If you have ever written any Golang code you have probably noticed the built-in error type interface. Golang uses error values to indicate an abnormal state. The error type represents any value that can describe itself as a string. Here is the interface’s declaration:

type error interface {
    Error() string

The most commonly-used error implementation is the errors package’s implementation that allows you to instantiate errors by using the following code snippet:

err: = errors.New("http: operation is not allowed")

However, the error handling is so simplified that does not provide us with information about where the error occurred in the source code. This can cause some difficulties in tracing errors in your application log. Also, there are some particular situations that you have multiple errors that you want to correlate with particular operation step.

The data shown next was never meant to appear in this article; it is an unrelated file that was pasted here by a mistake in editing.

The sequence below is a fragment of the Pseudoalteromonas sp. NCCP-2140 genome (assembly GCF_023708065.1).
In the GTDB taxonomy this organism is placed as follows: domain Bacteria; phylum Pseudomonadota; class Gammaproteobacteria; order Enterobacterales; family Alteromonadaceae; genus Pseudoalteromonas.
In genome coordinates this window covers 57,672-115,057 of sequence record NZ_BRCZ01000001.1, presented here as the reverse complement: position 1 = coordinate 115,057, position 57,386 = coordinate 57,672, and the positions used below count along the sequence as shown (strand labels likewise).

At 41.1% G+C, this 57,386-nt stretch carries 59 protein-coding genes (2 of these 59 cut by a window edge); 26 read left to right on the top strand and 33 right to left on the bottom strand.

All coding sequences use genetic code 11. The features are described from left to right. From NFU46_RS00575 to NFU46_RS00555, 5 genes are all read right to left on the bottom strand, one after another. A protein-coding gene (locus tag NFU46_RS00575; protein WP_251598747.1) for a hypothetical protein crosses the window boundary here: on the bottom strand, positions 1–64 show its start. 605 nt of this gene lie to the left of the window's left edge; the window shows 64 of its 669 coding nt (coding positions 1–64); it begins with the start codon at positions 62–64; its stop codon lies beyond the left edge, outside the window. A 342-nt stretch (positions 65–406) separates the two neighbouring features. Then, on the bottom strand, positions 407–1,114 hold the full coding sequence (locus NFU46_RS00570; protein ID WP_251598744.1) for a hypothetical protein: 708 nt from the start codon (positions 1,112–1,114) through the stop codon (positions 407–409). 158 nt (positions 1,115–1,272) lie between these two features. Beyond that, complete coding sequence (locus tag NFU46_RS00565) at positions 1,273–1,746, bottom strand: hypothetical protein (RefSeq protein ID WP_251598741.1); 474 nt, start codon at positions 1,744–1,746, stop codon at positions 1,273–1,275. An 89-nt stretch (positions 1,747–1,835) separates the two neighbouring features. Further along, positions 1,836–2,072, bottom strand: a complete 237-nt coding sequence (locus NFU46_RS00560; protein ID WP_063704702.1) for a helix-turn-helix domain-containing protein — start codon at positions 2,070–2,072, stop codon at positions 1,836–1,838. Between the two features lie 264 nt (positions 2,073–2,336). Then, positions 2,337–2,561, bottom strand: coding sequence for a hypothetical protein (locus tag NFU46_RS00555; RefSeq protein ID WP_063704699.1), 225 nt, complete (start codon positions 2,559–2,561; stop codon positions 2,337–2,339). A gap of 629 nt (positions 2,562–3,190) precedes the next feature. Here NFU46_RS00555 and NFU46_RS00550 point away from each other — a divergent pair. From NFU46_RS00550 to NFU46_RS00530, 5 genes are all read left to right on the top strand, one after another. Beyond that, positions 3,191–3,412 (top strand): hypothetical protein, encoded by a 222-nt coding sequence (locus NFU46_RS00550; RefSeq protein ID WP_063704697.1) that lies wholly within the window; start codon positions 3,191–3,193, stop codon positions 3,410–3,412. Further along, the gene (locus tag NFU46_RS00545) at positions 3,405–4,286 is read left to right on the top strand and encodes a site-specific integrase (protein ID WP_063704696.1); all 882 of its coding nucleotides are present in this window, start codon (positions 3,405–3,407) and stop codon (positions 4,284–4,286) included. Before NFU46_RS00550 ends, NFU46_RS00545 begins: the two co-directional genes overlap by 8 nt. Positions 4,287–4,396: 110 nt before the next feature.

We can still have all that by just adopting a few Golang third-party packages in our application.

Stack tracing errors with status codes

The errorx is a package that provides an error interface implementation inspired by PostgreSQL styleguide.

By installing it with the following command:

$ go get github.com/goware/errorx

It provides us with stack trace, error codes and nesting of errors:

if err := step(); err != nil {
  errx := errorx.New(http.StatusInternalServerError, "Operation failed")

Handling multiple errors

The go-multierror is a package for Go that provides a mechanism for representing a list of error values as a single error.

Let’s first install it:

$ go get github.com/hashicorp/go-multierror

Then we can use it in the following way:

var result error

if err := step1(); err != nil {
    result = multierror.Append(result, err)
if err := step2(); err != nil {
    result = multierror.Append(result, err)

return result